April 12, 2020
How do we make sense of resurrection in this time of viral pandemic? How are we witnesses to hope in this season of covid-19? And what, exactly, are we hoping for?
I’ve been appalled at congregations that continue to worship together because they believe Jesus will protect them from getting the virus. That seems like a foolish wish-dream, magical thinking. And I’ve been inspired by the pictures of ordinary citizens in Wisconsin, who knew they were braving infection in order to vote – bearing witness as they stood for hours, wearing their facemasks as a sign of hope.
Peter and I know that we belong to the most vulnerable age-bracket, and so we wash our hands and wear bandana face-masks when we go out – to protect others, in case we are carriers. I have been going to the grocery store once a week at 6:30am for perishables, and we’re updating our wills and end-of-life directives. All of that seems realistic and doable, faithful and hopeful too.
My response has been shaped by two epidemics in the past. One was the polio epidemic in 1952. There were over 15,000 new cases that year, and our county was hit especially hard. Results were deadly or crippling, and there was not yet a vaccine, although we knew one was being tested. My dad was a doctor in Bellingham, Washington, and two of his patients, wives of other doctors, died within weeks of each other. To protect himself and others, Dad always wore a fresh lab coat at the office, and another one to make rounds at the hospital. He sent his work clothes to the cleaners, and was meticulous about hand-washing. In 1954, when the Salk vaccine was ready for testing on human beings, my dad spearheaded the effort to make Whatcom County a test site. All first-graders were vaccinated, results were carefully monitored, and people slowly began to mingle again.
My second experience was even more personal. My mother had tuberculosis, and she spent part of my sophomore year in high school in a TB sanitarium. Drugs to isolate the TB bacillus were just being developed then, and because my dad was able to supervise her treatment, she was allowed to come home while on an experimental drug. We simply kept her dishes and clothing separate from the family wash. We couldn’t hug her, but we could sit close by and talk – We kept social distancing at home. She gradually improved, I still test positive for TB, and she lived to the ripe old age of 91.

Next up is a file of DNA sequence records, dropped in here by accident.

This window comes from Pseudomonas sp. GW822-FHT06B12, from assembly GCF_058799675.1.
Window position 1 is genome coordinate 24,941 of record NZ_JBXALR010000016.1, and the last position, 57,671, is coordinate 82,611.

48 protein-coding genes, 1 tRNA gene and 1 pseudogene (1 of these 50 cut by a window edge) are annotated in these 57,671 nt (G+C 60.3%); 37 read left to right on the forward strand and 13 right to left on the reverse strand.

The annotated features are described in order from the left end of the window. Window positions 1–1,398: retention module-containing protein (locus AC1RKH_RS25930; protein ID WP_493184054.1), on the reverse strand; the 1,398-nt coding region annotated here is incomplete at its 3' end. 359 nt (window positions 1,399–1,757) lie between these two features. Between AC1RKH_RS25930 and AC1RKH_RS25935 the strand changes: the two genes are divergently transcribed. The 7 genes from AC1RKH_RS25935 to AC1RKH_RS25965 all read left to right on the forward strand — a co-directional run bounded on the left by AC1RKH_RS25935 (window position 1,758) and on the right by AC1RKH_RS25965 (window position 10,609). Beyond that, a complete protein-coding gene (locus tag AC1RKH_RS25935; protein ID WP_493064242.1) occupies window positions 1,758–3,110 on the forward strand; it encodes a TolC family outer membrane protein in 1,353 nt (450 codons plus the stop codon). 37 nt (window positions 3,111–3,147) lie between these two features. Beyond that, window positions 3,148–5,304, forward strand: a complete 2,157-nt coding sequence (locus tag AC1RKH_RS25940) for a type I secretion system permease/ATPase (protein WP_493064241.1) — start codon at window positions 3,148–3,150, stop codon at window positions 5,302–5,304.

During that time, beginning while my mother was in the sanitarium, I began taking pipe organ lessons from the organist at our church. He was also on the university faculty there in Bellingham. We never heated the church during the week, so my dad arranged for me to practice the organ at a local mortuary. Every morning before going to high school, I worked on Bach preludes and fugues in the presence of various embalmed corpses. They looked like plastic mannikins, not real people. It made me wonder about our aliveness — where it comes from, and where it goes. The threat of my mother’s TB made my questions more urgent and I began to wonder why we are here, what my life work might be. My teenage questions opened me to the world of wonder and hope that we celebrate today, to the possibility of life beyond what we can count and measure, to the mystery of resurrection and living with spiritual awareness. In that spirit, let us turn to the story in the Gospel of John.
John 20: 1-18
Under the cover of darkness, Mary Magdalene made her way to the tomb. Armed with oil and spices, she could only hope for some miracle to roll away the heavy stone that sealed the cave where Jesus’ tortured body lay. Her grief overcame any caution she might have felt, but she expected the worst.
At the tomb, she found the stone had been moved. That was the first sign. Mary turned and ran, back to where the disciples were sheltered. She told Peter and another disciple, presumably John, that somebody had taken Jesus’ body away.
They raced to the tomb and found it empty, just as she said. There’s an odd detail here, about the linen cloth which was wrapped around his head, had been rolled up by itself. But there are no angels, no messengers, no dazzling light. Disappointed, the two men head back to their hiding place. They even miss the sign of the empty tomb.
But Mary stays, weeping. Then she looks into the tomb and two angels are there, dressed in white. They ask an obvious question: “Why are you weeping?” This is not a subtle drama. The angel spotlight is on. We know a miracle is about to happen.
Then Jesus appears, but she doesn’t recognize him. She’s still in the dark, but the dawn is beginning to break.
“Mary,” he says. And then she does know it’s Jesus. “Don’t hold onto me,” he says, as though she could hold him back. “I have not yet ascended to my Father.”
There he is, broken and whole, physical and spiritual, miracle and mundane, opening her eyes to God’s presence here and now – and she wants to hold onto it! Like Peter at the Transfiguration, or Saul on the road to Damascus, Mary stands in a Kairos moment, changed forever. It is her resurrection too.
In the Resurrection class, a dozen Seekers have been meeting like this, on Zoom, to explore the New Testament scriptures about resurrection in chronological order. That means we started with the seven authentic letters of Paul. Because Paul never met Jesus in person, this spiritual form of Jesus was all he knew – and we could see from his letters that Paul had an ongoing relationship with the power and presence of the post-Easter Jesus, whom he knows as “the Christ” or Christ Jesus. For Paul, the gathered church community is the body of Christ, but the aliveness of that body, the soul of that body, is Jesus in a spirit-form.